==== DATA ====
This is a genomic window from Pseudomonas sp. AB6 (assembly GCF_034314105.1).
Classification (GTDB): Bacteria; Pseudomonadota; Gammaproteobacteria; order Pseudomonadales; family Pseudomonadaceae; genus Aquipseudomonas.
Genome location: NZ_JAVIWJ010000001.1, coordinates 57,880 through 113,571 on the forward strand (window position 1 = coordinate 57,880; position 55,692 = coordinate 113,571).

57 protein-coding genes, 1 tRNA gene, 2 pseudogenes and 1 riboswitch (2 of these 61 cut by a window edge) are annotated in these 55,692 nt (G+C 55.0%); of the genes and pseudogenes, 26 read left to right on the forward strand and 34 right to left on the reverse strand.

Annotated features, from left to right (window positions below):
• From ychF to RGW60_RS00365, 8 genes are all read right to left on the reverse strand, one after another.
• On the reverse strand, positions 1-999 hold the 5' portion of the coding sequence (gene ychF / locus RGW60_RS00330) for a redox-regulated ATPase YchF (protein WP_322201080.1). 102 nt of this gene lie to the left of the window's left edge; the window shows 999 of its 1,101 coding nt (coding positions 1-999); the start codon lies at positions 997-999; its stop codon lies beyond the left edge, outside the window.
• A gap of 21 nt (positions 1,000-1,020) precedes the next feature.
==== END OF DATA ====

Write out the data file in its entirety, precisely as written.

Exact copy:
This is a genomic window from Pseudomonas sp. AB6 (assembly GCF_034314105.1).
Classification (GTDB): Bacteria; Pseudomonadota; Gammaproteobacteria; order Pseudomonadales; family Pseudomonadaceae; genus Aquipseudomonas.
Genome location: NZ_JAVIWJ010000001.1, coordinates 57,880 through 113,571 on the forward strand (window position 1 = coordinate 57,880; position 55,692 = coordinate 113,571).

57 protein-coding genes, 1 tRNA gene, 2 pseudogenes and 1 riboswitch (2 of these 61 cut by a window edge) are annotated in these 55,692 nt (G+C 55.0%); of the genes and pseudogenes, 26 read left to right on the forward strand and 34 right to left on the reverse strand.

Annotated features, from left to right (window positions below):
• From ychF to RGW60_RS00365, 8 genes are all read right to left on the reverse strand, one after another.
• On the reverse strand, positions 1-999 hold the 5' portion of the coding sequence (gene ychF / locus RGW60_RS00330) for a redox-regulated ATPase YchF (protein WP_322201080.1). 102 nt of this gene lie to the left of the window's left edge; the window shows 999 of its 1,101 coding nt (coding positions 1-999); the start codon lies at positions 997-999; its stop codon lies beyond the left edge, outside the window.
• A gap of 21 nt (positions 1,000-1,020) precedes the next feature.